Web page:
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Yesterday ended the annual spotlight on open government and access to public information called Sunshine Week.

And something very important happened during this year's event.

On Monday, a federal judge ruled the public has a right to view surveillance video showing what happened outside the Marjory Stoneman Douglas High School in Parkland, Fla., during the terrible tragedy that claimed 17 lives last month.

The video is of special interest to many since it shows the actions of Deputy Scot Peterson, who was armed and assigned to the school but who never entered the building to engage the shooter.

The Broward County Sheriff's Office has tried to keep the video out of the public eye, saying it was part of an ongoing investigation. The school board agreed.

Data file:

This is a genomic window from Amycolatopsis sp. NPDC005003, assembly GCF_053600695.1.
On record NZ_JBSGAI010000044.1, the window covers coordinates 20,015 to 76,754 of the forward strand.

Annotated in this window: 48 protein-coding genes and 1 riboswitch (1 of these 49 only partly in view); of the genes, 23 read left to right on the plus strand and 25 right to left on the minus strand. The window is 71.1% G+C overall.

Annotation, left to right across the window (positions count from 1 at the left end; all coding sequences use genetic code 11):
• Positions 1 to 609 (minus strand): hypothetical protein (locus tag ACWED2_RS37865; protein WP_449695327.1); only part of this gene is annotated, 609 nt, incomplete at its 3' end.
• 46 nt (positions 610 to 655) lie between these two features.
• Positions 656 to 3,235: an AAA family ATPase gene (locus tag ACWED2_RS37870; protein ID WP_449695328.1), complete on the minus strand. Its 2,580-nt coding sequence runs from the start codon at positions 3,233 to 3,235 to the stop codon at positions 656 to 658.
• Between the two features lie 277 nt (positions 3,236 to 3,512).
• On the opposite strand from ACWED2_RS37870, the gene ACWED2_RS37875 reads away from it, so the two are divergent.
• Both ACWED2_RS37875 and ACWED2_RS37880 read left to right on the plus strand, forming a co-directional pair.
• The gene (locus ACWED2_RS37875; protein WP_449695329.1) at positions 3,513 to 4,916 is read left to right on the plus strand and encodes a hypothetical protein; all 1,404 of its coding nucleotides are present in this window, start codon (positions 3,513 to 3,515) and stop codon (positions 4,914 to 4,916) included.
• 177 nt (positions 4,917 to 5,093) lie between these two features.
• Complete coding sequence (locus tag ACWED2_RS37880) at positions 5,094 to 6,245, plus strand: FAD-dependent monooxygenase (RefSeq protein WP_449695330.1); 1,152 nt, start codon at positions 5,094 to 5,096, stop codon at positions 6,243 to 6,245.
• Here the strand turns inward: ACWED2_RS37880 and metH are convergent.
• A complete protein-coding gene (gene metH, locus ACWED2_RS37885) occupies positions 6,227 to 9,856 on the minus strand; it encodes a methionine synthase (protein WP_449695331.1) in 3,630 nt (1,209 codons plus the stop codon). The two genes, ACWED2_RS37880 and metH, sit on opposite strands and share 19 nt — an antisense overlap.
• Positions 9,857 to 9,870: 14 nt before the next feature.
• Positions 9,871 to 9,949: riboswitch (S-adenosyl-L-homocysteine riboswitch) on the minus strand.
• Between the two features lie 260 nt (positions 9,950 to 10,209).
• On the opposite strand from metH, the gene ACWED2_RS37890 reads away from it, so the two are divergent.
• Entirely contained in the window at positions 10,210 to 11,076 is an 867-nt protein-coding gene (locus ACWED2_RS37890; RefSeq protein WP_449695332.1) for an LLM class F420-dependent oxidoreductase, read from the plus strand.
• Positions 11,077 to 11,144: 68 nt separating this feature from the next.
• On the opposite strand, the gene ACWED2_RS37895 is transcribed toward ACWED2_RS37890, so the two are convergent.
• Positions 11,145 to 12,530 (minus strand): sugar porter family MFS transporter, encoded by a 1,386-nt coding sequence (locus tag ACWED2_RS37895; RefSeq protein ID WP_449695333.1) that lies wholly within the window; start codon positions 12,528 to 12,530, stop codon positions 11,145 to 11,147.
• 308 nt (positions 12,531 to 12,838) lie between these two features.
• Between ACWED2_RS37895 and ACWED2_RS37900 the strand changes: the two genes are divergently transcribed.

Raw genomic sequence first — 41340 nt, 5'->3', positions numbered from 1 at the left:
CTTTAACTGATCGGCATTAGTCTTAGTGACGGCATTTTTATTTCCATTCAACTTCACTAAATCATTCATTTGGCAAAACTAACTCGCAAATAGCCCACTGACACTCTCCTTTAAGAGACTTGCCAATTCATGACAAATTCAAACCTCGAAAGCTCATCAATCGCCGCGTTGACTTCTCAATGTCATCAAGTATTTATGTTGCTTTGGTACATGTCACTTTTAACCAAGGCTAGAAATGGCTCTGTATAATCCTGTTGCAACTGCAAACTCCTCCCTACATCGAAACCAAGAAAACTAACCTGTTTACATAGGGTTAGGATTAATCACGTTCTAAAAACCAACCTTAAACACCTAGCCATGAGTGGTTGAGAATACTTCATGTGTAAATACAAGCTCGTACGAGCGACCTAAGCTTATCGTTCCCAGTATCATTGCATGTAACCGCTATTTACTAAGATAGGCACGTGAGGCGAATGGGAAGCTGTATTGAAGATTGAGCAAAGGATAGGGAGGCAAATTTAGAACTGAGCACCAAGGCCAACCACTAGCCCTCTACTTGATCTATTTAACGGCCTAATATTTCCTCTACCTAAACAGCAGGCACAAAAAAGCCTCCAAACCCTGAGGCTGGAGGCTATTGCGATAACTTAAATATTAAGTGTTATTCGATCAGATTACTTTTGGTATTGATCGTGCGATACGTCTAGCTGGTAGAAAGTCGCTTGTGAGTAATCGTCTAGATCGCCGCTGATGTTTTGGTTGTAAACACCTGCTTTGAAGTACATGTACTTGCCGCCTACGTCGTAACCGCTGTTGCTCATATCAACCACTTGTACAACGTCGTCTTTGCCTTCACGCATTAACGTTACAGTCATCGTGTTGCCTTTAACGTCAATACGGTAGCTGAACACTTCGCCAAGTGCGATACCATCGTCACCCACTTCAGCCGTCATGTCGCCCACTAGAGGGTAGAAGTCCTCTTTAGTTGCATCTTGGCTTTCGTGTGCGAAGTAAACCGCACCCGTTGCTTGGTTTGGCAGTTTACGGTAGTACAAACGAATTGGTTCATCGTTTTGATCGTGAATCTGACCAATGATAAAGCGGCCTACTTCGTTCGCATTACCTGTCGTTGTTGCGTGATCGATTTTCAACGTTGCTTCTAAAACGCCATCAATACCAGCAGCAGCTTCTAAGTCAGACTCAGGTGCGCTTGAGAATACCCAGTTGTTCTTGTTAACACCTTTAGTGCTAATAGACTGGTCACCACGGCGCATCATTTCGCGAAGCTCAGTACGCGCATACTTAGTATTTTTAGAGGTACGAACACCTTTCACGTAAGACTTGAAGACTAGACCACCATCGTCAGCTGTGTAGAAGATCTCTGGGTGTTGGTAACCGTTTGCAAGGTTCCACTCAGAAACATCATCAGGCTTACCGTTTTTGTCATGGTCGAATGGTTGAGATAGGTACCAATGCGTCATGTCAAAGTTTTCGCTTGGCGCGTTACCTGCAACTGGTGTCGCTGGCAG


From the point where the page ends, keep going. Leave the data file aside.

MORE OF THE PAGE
We, like most of the media, did not. Nor did the judge, who didn't find the arguments for keeping the video away from the nosy press and public to be compelling. The video was released Thursday.

Many have wondered what the sheriff's office and school were trying to hide. As it turns out there's really nothing in the video they should have been worried about. Their opposition was an all-too-common overreaction where government agencies "circle the wagons." Blocking the video looked worse than anything on the tape could have.

The judge's decision was a win for open government and the public's right to know. It was also a win for the sheriff and school, whether they know it or not.

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